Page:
Measurement of prostate-specific antigen and human glandular kallikrein 2 in different body fluids
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It has been demonstrated that prostate-specific antigen (PSA), in spite of its name, can be detected in body fluids and tumors from a variety of organs. Investigations have shown that human glandular kallikrein 2 (hK2), a related prostate-secreted protease, can activate the zymogen form of PSA, suggesting that the two enzymes might work as a functional unit, with hK2 as the activator molecule and PSA as the effector molecule. If this is true, then hK2 should be found together with PSA in body fluids other than seminal plasma, as well. Recently, a sensitive and specific assay was devised for hK2, enabling its measurement in picogram quantities. With this assay, the concentration of hK2 was determined in samples of seminal plasma, amniotic fluid, breast milk, and saliva. Simultaneously, the samples were assayed for molecular forms of PSA. In seminal plasma, the mean PSA concentration was 0.82 mg/ml, while the hK2 level was around two orders of magnitude lower: mean value, 6.4 microg/ml. Approximately the same ratio of PSA to hK2 as in seminal plasma was found in amniotic fluid and breast milk, but in most samples, the hK2 values were too low for direct measurements and had to be concentrated prior to analysis. Measurable levels of PSA, all in the free form, were detected in amniotic fluid at the thirteenth week of gestation and then gradually increased to levels around and over 1 microg/L from the twentieth week. Significant levels of PSA were detected in amniotic fluid collected at delivery, also. Measurable levels of mammary PSA were primarily detected in colostrum, with a range from less than 0.03 microg/L to 2.1 mg/L. Around half of the molecules were in complex with protease inhibitor. Most surprisingly, determinations on saliva samples showed that none of them had detectable PSA levels but had measurable concentrations of hK2 with a mean value, 0.09 microg/L. The presence in saliva suggests that hK2 can be the human equivalent to one of the mouse salivary kallikreins with important biological function, like the epidermal growth factor-binding protein or the gamma subunit of nerve growth factor. However, this was ruled out, as a phylogenetic analysis showed that the human and mouse glandular kallikreins evolved independently from a common precursor after the separation of the primate and rodent lineages. In conclusion, the measurements show that in addition to the previously known secretion in seminal plasma, hK2 is secreted in amniotic fluid, breast milk, and saliva. Furthermore, the concerted expression of PSA and hK2 in seminal plasma, amniotic fluid, and breast milk suggests that the two proteases might form a functional unit but not always as demonstrated by the sole presence of hK2 in saliva.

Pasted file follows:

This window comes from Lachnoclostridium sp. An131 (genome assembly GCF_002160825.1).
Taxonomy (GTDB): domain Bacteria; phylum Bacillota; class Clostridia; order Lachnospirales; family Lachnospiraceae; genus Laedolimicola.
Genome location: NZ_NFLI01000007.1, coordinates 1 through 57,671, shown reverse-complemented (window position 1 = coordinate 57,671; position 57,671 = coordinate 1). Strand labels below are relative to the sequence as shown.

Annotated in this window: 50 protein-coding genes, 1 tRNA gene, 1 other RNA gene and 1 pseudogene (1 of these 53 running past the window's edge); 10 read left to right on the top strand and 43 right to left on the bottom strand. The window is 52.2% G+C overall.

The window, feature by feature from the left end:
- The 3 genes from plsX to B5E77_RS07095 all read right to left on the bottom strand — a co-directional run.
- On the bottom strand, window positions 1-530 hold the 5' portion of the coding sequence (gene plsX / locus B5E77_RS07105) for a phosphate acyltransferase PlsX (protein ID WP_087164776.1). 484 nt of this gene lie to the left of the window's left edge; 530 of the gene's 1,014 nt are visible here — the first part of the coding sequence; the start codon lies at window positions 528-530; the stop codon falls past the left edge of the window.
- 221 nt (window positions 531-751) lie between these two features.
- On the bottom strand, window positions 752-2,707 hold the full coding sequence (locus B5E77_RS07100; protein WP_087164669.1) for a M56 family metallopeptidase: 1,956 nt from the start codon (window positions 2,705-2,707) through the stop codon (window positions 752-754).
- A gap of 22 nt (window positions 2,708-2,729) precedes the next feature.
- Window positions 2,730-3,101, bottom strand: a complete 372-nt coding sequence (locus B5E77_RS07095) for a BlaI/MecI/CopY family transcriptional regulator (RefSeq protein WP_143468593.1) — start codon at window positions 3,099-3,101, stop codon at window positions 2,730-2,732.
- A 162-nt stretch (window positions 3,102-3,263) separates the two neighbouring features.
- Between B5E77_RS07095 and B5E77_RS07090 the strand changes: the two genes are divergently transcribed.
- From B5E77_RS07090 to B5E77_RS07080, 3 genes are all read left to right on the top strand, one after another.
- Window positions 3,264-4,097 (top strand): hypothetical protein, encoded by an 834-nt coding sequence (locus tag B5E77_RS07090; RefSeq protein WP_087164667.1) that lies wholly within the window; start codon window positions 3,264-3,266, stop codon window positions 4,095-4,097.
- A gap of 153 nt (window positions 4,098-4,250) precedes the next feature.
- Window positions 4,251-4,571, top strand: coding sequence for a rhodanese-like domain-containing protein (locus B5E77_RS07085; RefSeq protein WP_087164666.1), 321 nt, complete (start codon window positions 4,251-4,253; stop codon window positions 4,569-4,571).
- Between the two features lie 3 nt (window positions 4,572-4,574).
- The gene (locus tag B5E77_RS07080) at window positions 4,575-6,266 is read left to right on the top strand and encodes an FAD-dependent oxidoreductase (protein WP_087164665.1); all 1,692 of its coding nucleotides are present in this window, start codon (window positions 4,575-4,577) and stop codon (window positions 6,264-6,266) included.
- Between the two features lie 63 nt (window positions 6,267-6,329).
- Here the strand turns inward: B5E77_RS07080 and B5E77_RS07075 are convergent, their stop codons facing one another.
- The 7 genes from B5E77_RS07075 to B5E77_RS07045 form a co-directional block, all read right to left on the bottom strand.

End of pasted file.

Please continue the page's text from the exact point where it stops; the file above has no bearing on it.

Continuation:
|Research areas and keywords||
Subject classification (UKÄ) – MANDATORY
|Journal||Journal of Andrology|
|Publication status||Published - 1999|